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High-Voltage Fences For Zapping Would-Be Copper Thieves

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  • by networkBoy (774728) on Wednesday November 21, 2012 @05:42PM (#42060289) Homepage Journal

    But this isn't a booby trap.
    The fences have to be properly signed, and are only allowed in industrial zoned areas.

    Frankly, I think it's a bit overkill, but I totally understand. A local yard was robbed of commercial sized spools of copper wire, had to cost a ton. Even worse, thieves have been opening the access panel on street lights and using their cars to pull the wire out.

    Rancho Cordova (where this passed) has long been seen as a higher crime area, not surprised they're going to these lengths at all.
    -nbr

  • by Anonymous Coward on Wednesday November 21, 2012 @05:51PM (#42060395)

    That is the law in my state. Businesses not following it was rampant. But then, the state police started doing stings where they do things like bring multiple faucets or huge amounts of piping and the like. All it takes is one bust and you lose your recycling license for the business and the employee who doesn't report the suspicious transaction can be charged as well, which means they can be unhireable in that business and many others with the felony conviction. Lets just say that that cut into the problem quite a bit in the major cities.

  • by viperidaenz (2515578) on Wednesday November 21, 2012 @06:10PM (#42060625)
    When was the last time illiterate citizens legally obtained large amounts of copper they want to swap for untraceable cash?

    When was the last time someone not recorded in government registries was in the USA? hint: drivers license, social security number, birth certificate, travel/work visa... I can only think of illegal immigrants.

    Last time I dumped a bunch of copper pipe at a local scrap metal place I had to produce photo ID and fill out a form. I don't live in USA though.
  • by raymorris (2726007) on Wednesday November 21, 2012 @06:15PM (#42060685)
    Where I live that is one of many regulations related metal recycling. It hasn't worked. There is no way to identify a particular piece of pipe, wiring etc. and say it came from some specific location. Even where you COULD match it up, that would require forensic inspection of every piece of metal trash, then comparing each to all thefts. We're talking about vast amounts of scrap, trash, every day, not the occasional mysterious body evey few years, so the forensics to match them aren't anywhere near feasible.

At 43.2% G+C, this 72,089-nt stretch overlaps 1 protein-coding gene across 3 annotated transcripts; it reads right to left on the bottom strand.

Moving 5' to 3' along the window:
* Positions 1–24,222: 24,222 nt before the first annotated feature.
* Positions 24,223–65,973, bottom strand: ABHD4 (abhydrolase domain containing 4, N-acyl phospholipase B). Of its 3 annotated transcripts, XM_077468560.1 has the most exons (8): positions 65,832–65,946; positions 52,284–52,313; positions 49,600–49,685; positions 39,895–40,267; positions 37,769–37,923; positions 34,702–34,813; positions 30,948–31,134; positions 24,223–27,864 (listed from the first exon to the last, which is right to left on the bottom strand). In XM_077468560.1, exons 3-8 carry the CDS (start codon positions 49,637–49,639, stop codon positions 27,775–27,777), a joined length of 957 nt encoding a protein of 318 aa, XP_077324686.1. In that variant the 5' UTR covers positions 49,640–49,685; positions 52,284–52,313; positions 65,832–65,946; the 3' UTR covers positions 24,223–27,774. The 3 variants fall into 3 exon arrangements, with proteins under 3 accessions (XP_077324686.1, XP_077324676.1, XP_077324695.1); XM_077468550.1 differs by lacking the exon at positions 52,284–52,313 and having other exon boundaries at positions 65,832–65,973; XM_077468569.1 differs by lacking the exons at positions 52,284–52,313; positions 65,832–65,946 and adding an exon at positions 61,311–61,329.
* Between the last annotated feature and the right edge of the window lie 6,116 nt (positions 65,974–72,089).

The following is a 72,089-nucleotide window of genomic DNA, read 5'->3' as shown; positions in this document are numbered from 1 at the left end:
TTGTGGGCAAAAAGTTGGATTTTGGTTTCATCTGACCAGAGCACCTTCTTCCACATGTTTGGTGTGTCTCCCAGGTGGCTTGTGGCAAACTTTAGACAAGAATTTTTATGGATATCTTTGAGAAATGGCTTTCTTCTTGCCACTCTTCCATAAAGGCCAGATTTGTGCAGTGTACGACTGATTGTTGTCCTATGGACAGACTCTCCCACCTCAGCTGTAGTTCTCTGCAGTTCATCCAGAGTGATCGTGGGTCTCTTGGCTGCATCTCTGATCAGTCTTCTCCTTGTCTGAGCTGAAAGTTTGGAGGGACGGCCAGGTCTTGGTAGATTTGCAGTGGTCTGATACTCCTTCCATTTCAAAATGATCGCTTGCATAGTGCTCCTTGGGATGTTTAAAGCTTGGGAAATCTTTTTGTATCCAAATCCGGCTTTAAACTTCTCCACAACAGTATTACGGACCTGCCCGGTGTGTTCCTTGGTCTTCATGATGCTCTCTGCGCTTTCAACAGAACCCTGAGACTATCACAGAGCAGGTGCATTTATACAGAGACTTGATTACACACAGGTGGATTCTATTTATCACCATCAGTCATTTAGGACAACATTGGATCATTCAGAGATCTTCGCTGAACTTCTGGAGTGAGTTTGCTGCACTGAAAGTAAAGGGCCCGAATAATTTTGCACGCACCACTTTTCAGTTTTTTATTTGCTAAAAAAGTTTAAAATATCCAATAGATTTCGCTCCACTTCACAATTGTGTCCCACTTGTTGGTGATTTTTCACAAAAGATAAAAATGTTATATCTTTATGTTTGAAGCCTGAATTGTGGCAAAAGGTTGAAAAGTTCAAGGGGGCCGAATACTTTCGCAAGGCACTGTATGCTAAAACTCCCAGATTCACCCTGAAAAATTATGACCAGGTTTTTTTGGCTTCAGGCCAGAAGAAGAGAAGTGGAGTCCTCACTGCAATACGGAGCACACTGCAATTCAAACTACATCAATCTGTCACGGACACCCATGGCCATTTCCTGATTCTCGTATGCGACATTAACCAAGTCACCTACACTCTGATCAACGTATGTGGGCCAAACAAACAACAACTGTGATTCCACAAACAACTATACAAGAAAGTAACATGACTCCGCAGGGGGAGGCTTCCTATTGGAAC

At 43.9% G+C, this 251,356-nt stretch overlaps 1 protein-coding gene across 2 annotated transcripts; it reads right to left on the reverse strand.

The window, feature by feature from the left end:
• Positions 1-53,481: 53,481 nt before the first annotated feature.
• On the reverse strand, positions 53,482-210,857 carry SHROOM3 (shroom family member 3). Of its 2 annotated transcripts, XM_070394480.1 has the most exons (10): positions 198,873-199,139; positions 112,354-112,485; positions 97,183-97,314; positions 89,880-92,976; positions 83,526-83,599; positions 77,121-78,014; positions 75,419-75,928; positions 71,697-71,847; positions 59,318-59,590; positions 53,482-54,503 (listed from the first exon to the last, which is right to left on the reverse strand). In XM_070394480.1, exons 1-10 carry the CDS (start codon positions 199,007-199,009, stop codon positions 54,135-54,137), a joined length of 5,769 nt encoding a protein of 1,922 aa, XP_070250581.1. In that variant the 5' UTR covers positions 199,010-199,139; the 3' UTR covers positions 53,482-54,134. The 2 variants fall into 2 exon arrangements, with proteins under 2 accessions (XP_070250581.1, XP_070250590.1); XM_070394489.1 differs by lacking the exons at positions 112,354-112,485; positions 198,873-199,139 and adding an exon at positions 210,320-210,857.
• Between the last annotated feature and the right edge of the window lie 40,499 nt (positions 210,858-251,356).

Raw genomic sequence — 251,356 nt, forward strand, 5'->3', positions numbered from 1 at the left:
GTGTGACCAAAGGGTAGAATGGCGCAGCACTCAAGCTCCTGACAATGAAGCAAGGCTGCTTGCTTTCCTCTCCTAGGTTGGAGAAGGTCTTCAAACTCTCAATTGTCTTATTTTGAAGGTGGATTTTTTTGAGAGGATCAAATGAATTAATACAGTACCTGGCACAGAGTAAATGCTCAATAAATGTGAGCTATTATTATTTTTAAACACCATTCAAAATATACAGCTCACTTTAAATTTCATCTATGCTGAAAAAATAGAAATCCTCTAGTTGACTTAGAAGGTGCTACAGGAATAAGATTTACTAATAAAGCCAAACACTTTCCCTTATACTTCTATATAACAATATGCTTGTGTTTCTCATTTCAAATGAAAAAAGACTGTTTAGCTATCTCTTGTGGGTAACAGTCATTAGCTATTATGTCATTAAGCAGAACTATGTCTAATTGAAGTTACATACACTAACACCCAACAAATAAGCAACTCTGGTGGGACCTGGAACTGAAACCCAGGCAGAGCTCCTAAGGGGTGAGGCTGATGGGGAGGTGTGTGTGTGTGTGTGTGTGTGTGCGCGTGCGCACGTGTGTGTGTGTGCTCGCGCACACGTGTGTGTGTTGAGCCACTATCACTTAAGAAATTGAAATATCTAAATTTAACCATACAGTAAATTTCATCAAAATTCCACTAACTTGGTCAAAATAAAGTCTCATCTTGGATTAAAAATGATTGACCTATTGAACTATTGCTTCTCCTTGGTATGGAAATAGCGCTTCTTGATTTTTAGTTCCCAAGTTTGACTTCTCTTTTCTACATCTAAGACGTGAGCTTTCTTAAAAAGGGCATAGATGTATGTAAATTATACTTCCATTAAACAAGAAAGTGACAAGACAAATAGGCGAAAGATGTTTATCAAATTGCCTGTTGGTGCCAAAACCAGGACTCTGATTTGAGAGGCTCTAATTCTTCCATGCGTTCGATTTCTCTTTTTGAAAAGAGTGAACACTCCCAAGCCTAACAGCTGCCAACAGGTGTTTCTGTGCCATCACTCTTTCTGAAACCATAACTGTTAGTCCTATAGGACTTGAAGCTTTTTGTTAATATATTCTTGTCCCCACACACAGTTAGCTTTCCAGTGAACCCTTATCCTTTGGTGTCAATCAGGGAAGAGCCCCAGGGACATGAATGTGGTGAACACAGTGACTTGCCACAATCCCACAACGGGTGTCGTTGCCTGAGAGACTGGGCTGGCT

• Oh yeah, it would be so hard. I guess that's why every pawn shop manages to survive even though the keep sale records.

    All you do is take a picture of the person bring into the copper. Or copy an ID.
    Cheap and quick to do. If this means the price I get for recycling goes don a dollar a ton for copper,, the so be it.

    If you don't want to participate in society, then you aren't getting the benefits of society.
    Someone shows up with pounds of copper material, keeping track of where they get it is reasonable.

    Or do you think tons of stolen copper has no cost on business and government?

  • by IonOtter (629215) on Wednesday November 21, 2012 @09:39PM (#42062553) Homepage

    There was an area in Russia where thieves cut down a high-tension wire. They shot a steel cable over the line, shorting it out and causing the breakers to pop. They then cut out a HUGE section before it could reset. They got nearly 2 miles of cable.

    The local power company replaced the cables. They finish working at the other end, and give the okay to turn on the power. Two miles downrange, see a huge flash, then they hear *BOOM!* The power goes offline again, and the repair team goes back to where the first cut was made.

    They find a grass fire. After putting it out, they find that the cable had been cut again, and was in the process of being coiled up by the thief.

    The thief had been standing in the middle of the coil when the power was turned on.

    All they found was a pair of boots, with feet inside them. Everything else had been vaporized.

  • Re:Yikes... (Score:4, Interesting)

    by Jane Q. Public (1010737) on Thursday November 22, 2012 @02:51AM (#42064219)
    This is known as the "Pournelle Solution". See Yet Another Modest Proposal, by Larry Niven.

    It is named after Jerry Pournelle's proposed solution for radioactive waste disposal. It works like this:

    [1] Find an historically (and consistently) arid region.

    [2] Pile up your radioactive waste in the middle,

    [3] build a fence around it, say maybe 100 miles radius. Then

    [4] put signs on the fence, in several languages, that say "If you cross this fence, you will die."

    [5] End of problem.

    I may not have gotten Jerry's words exactly right, but this is the gist of his suggestion.

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